A National Bear Hug

In the small but happy group of scholars I’ve been hanging with here in Spain, one is a self-avowed Communist, another a Vox supporter (the equivalent of our MAGA) and yet another is an extremely centrist moderate. There were three others but I want to concentrate on the colleagues I describe because it was unusually pleasing to observe their interactions.

The colleagues argued, yelled, waved their hands, and expressed themselves with complete openness. As we can well imagine, they did not agree on any of the issues we discussed, including abortion, gender quotas, taxation, trans, gay marriage, Marxism, race, Catalonia, Franco, etc. Everybody was very passionate about their beliefs but nobody was afraid of being denounced for their “harmful” words.

I actually asked the Vox (~ MAGA) voter what would happen if anybody snitched on him to the university administrator. At first, nobody understood the question and then the group burst out laughing. “Oh, my Dean would really enjoy telling that snitching loser to go [a string of inventive obscenities] himself. Or should I say ‘herself’ to protect the inclusivity obsession of our lefty friends?” Then the Communist tore into him, and the debate resumed.

I heard a lot during that discussion but one thing that was completely absent is the contemptuous attitude towards their own country that is so natural in the US. Nobody suggested that “this country is a mess” or “everything is falling apart”, even though things are “falling apart” in Spain a lot more than in the US. Everybody spoke of Spain with the deepest love and admiration.

After 4 hours of screaming at each other and disagreeing about everything, the colleagues joined in a long and happy bear hug. And I really wished we could do the same in America. The oft-expressed idea that leftist and right-wing Americans have absolutely nothing in common and that they “already live in what amounts to different countries” is absolute lunacy. People who say it are either liars or have no understanding of what being in a different country actually means. Americans have an enormous lot in common. And most of it is very good.

All that’s missing is remembering all we share and giving each other a gigantic national bear hug.

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11 thoughts on “A National Bear Hug

  1. “… giving each other a gigantic national bear hug …”

    Don’t hug a bear.

    Especially the ones that look like Prehistoric Paddington Bear.

    Prehistoric Paddington Bear not-so-secretly wants to eat you.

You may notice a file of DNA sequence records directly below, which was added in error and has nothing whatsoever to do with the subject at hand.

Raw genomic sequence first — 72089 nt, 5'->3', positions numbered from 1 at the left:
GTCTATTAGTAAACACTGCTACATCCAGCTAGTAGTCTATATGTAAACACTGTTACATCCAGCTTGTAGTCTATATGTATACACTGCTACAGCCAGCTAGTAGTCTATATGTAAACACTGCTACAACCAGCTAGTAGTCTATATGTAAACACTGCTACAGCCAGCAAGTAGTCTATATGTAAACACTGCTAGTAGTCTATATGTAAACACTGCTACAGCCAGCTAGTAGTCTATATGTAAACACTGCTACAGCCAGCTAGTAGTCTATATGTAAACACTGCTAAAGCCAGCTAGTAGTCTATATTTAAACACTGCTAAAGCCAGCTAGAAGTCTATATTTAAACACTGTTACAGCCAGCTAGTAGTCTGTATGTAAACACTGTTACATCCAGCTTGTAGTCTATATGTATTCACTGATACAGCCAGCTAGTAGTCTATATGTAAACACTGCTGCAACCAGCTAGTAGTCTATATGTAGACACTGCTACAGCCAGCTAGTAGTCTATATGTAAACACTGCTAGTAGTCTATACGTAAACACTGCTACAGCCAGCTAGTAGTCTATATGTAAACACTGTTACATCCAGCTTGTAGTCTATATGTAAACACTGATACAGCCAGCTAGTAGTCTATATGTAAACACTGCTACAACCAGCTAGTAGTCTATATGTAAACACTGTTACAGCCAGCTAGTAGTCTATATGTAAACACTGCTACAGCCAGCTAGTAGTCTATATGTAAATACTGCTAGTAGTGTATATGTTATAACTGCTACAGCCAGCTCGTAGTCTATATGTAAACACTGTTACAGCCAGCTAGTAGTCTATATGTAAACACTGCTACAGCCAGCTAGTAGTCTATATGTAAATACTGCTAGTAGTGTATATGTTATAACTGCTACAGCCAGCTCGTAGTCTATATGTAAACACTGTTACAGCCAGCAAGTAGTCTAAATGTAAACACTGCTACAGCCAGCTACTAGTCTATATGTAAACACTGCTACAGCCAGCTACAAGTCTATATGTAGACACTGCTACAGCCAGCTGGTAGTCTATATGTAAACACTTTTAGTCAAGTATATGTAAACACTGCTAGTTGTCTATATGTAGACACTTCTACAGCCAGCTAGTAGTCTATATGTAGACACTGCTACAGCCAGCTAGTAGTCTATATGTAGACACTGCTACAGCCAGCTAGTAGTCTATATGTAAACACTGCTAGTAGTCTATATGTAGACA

So don’t hug a bear. πŸ™‚

    Liked by 1 person

      1. You can’t transit Paddington railway station without some reference to Paddington Bear hanging about somewhere.

        The Paddington Bear kiosk that sold nothing but Paddington Bear merch just happened to be next to the one decent grocery in the station and very close to the lifts down to the South African shop.

        And every time, a little voice in the back of my mind …

        “It’s been how long? Why is this still a thing?”

        I’m with Klara. πŸ™‚

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        1. I’m not familiar with it myself but I heard the name and tried it with Klara. It never went beyond the first couple of pages.

          She loves Winnie the Pooh, though. And Lewis Carroll. I tried CS Lewis but it was too early for that, apparently. Roald Dahl is, of course, a massive favorite with both her and N. They play out scenes from the Witches and Matilda all the time.

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          1. “not familiar with it myself”

            I don’t know the book at all but apart from craft/quality issues the movie was an immigration narrative (nothing wrong with that) but also heavy on the joys of fluidity (literally in some cases) no real struggle to adapt for PB it was an infinitely malleable London that made room for him…

            Liked by 1 person

  2. “After 4 hours of screaming at each other and disagreeing about everything”
    Isn’t that the whole point of having an intellectual discussion?
    The problem nowadays, and not only in America, is that too many people are no longer used to having intellectual debates and basically think in talk-show terms. Debate necessarily leads to a certain amount of intellectual discomfort, it is intended to do so, in order for people engaging in the discussion to examine their positions, assess counter-claims and re-evaluate their ideas: a healthy exercise for all involved.

    Liked by 1 person

      1. I’m also very bored by the fear of hurting somebody’s feelings that dominates life in America. It’s a good impulse but it’s taken way too far. There’s something truly wrong with feelings that are so easily wounded.

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    1. And it’s a really great intellectual workout because you have to think fast, word your arguments in a way that makes sense, let new information in, etc. My brain feels on fire, energized and ready to roar after a few days of intense, honest discussions. Exercise is precisely the word for it.

      It’s gotten to the point that academics in North America get together to recite strings of slogans at each other. The list of slogans is pre-approved, so we always know what everybody else will say. It’s murder for the brain cells. I can practically feel my brain shriveling in the process.

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